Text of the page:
June 2019
With the sun finally shining here in Philly, it’s time to get inspired and share what summer means to you in our annual ‘summer sNAPs’ contest. It’s as easy as 1 … 2 … 3! So snap some pics showing us what summer means to you and share them with us using #napsummersnaps.

Did we mention there will be prizes?!? Three randomly selected participants will each receive an awesome prize package (sneak peaks coming soon!) to help them make the most out of their summer!

We are grateful to have so many long running National Arts Program Exhibits across the country and Union County, New Jersey is one of them. Not only has the show been occurring annually for eighteen years, but coordinator Libby Reid has been there from the start. When an art exhibit that includes artists of all ages and levels of experience goes on for so many consecutive years you get the benefit of watching artists and their families grow and change. Libby says she take great pleasure in seeing the progress of both the youth and adult artists.

This year Libby hung a total of 149 artworks in Liberty Hall Center. The exhibiting artists represented twenty-five departments and offices. They also invited volunteers of county programs along with retirees and their families and had thirty people enter the show from programs such as the Medical Reserve Corp, Rutgers Cooperative Extension, Trail Steward and Pearl Street Gallery. 

The awards reception was held on May 1st and included refreshments, a four-member band and they had a photographer on hand to document the event. Everyone chatted and took in the art while appreciating the talents of the jazz band. Libby said that she always hears from the artists, adults and children, how much they enjoy this event and how they look forward to the show every year and enjoy planning their next entries.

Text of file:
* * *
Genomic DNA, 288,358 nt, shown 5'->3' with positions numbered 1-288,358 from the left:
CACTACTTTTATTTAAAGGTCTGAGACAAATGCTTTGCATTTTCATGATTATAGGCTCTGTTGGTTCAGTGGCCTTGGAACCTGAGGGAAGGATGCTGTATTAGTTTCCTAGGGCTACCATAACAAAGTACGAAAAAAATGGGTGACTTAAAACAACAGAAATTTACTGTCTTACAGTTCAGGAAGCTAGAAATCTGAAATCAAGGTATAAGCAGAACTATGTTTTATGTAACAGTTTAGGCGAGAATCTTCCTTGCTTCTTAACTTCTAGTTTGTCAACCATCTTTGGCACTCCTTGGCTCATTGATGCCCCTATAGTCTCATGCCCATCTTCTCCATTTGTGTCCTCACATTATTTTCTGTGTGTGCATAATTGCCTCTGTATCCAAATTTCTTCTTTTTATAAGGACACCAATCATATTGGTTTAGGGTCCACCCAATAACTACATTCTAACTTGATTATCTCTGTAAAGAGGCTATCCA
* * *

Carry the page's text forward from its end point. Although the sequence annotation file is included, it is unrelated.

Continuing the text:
The Dr. Robert L.A. Keeley Healing Arts Program has been utilizing the arts to improve the healing environment at Carilion Clinic since their launch in 2013. While the idea of art in hospitals is not necessarily new, the term ‘healing arts’ has taken on more significance than the once commonly associated term of art therapy. Healing arts differs from art therapy as it expands from the creation of art to include the actual experiencing of art in ones surrounding environment. By allowing someone to just experience art, the viewer is set free of any preset expectations or goals.

The Healing Arts Program recognized the need for these types of artistic experiences and held their very first NAP exhibit featuring artwork from employees and their family members in the Spring of 2014, just shortly after they were established. Now in their sixth year, the event continues to be a program highlight and has become a true source of pride for those who participate. Coordinator Katie Biddle mentioned that during the reception, “we heard our artists and their family members commenting on the value of this opportunity to publicly share creativity as well as the chance to come together at the reception and honor one another.” Even those who did not win awards expressed a sense of honor to be participating in the exhibit proving that the exhibit helps to foster a safe space for sharing one’s personal creations and that everyone’s talents are worthy of being celebrated.